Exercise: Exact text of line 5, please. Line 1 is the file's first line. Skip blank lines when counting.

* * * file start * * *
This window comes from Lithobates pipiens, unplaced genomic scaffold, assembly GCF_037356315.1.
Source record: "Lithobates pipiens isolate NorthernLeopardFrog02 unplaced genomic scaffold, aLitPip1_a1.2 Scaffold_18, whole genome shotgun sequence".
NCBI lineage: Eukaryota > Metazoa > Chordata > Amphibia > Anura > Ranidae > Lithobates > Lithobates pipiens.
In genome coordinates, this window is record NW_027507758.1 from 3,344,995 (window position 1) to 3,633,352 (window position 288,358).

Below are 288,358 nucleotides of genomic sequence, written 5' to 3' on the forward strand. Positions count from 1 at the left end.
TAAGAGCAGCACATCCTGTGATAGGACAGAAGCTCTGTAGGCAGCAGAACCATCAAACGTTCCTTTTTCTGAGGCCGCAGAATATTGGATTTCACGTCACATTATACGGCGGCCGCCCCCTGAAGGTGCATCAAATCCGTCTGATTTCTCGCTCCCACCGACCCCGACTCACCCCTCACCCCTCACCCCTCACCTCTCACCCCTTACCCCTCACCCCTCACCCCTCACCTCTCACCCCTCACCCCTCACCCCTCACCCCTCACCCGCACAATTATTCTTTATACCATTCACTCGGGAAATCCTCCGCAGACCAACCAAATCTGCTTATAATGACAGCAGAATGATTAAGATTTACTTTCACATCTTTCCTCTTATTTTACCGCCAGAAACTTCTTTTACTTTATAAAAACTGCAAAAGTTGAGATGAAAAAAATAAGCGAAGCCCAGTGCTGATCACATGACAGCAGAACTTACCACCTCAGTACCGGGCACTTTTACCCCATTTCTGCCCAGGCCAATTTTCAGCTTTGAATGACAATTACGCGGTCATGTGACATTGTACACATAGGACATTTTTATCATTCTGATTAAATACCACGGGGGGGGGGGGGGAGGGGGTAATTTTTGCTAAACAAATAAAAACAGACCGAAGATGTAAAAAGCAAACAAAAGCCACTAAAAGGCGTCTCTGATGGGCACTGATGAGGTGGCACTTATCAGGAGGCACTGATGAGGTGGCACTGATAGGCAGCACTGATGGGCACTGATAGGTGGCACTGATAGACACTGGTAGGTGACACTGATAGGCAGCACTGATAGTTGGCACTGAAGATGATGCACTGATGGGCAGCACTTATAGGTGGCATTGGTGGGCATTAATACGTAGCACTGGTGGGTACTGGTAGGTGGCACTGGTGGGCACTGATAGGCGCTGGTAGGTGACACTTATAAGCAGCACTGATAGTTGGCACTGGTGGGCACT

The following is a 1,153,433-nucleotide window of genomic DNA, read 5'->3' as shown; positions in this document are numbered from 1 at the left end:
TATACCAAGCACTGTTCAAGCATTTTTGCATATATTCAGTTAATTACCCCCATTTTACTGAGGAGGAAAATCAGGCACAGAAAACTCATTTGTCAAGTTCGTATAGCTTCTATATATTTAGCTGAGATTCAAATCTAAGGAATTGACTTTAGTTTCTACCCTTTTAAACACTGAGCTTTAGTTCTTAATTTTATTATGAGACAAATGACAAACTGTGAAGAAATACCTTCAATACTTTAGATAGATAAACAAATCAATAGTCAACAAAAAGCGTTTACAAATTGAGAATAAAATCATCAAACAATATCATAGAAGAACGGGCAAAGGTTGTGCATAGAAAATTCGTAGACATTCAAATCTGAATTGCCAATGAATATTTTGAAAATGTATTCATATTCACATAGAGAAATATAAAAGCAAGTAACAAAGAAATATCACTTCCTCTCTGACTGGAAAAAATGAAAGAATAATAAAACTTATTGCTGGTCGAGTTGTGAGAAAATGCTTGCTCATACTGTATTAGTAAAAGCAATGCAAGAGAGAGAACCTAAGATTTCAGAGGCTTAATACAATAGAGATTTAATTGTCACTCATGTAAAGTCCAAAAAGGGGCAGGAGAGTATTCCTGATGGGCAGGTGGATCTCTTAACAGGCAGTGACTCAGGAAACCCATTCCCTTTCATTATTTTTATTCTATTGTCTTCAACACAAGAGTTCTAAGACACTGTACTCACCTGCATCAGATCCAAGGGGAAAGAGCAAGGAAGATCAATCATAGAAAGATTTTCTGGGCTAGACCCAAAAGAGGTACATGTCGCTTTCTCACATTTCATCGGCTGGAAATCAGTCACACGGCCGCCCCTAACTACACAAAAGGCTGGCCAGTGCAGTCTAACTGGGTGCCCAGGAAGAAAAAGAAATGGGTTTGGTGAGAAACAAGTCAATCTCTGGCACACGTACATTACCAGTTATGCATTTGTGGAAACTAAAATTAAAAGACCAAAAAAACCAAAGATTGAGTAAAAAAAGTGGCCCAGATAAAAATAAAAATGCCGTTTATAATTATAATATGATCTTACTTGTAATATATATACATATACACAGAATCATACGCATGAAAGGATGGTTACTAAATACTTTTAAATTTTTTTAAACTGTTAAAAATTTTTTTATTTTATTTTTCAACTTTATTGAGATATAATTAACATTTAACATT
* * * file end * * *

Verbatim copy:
Below are 288,358 nucleotides of genomic sequence, written 5' to 3' on the forward strand. Positions count from 1 at the left end.